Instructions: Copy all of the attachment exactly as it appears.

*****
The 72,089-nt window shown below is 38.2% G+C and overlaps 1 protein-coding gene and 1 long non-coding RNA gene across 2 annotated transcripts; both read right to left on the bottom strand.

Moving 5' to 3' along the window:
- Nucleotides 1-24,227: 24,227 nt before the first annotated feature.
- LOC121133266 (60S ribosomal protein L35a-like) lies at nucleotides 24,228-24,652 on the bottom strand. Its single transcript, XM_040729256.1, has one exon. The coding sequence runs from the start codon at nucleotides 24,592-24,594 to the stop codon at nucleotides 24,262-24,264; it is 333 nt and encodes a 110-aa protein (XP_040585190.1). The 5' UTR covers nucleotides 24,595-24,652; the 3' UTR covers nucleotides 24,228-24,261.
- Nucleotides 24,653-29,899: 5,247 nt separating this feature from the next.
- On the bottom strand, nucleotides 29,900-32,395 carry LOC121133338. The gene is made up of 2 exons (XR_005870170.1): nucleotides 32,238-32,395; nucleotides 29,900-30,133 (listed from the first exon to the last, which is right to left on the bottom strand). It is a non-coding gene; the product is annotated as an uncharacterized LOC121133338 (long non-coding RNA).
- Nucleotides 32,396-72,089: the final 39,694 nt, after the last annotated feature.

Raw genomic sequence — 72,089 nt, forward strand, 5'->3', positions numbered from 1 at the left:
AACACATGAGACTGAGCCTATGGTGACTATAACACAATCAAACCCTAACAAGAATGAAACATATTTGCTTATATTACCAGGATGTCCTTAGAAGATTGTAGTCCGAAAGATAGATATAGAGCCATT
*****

The 72,089-nt window shown below is 38.2% G+C and overlaps 1 protein-coding gene and 1 long non-coding RNA gene across 2 annotated transcripts; both read right to left on the bottom strand.

Moving 5' to 3' along the window:
- Nucleotides 1-24,227: 24,227 nt before the first annotated feature.
- LOC121133266 (60S ribosomal protein L35a-like) lies at nucleotides 24,228-24,652 on the bottom strand. Its single transcript, XM_040729256.1, has one exon. The coding sequence runs from the start codon at nucleotides 24,592-24,594 to the stop codon at nucleotides 24,262-24,264; it is 333 nt and encodes a 110-aa protein (XP_040585190.1). The 5' UTR covers nucleotides 24,595-24,652; the 3' UTR covers nucleotides 24,228-24,261.
- Nucleotides 24,653-29,899: 5,247 nt separating this feature from the next.
- On the bottom strand, nucleotides 29,900-32,395 carry LOC121133338. The gene is made up of 2 exons (XR_005870170.1): nucleotides 32,238-32,395; nucleotides 29,900-30,133 (listed from the first exon to the last, which is right to left on the bottom strand). It is a non-coding gene; the product is annotated as an uncharacterized LOC121133338 (long non-coding RNA).
- Nucleotides 32,396-72,089: the final 39,694 nt, after the last annotated feature.

Raw genomic sequence — 72,089 nt, forward strand, 5'->3', positions numbered from 1 at the left:
AACACATGAGACTGAGCCTATGGTGACTATAACACAATCAAACCCTAACAAGAATGAAACATATTTGCTTATATTACCAGGATGTCCTTAGAAGATTGTAGTCCGAAAGATAGATATAGAGCCATT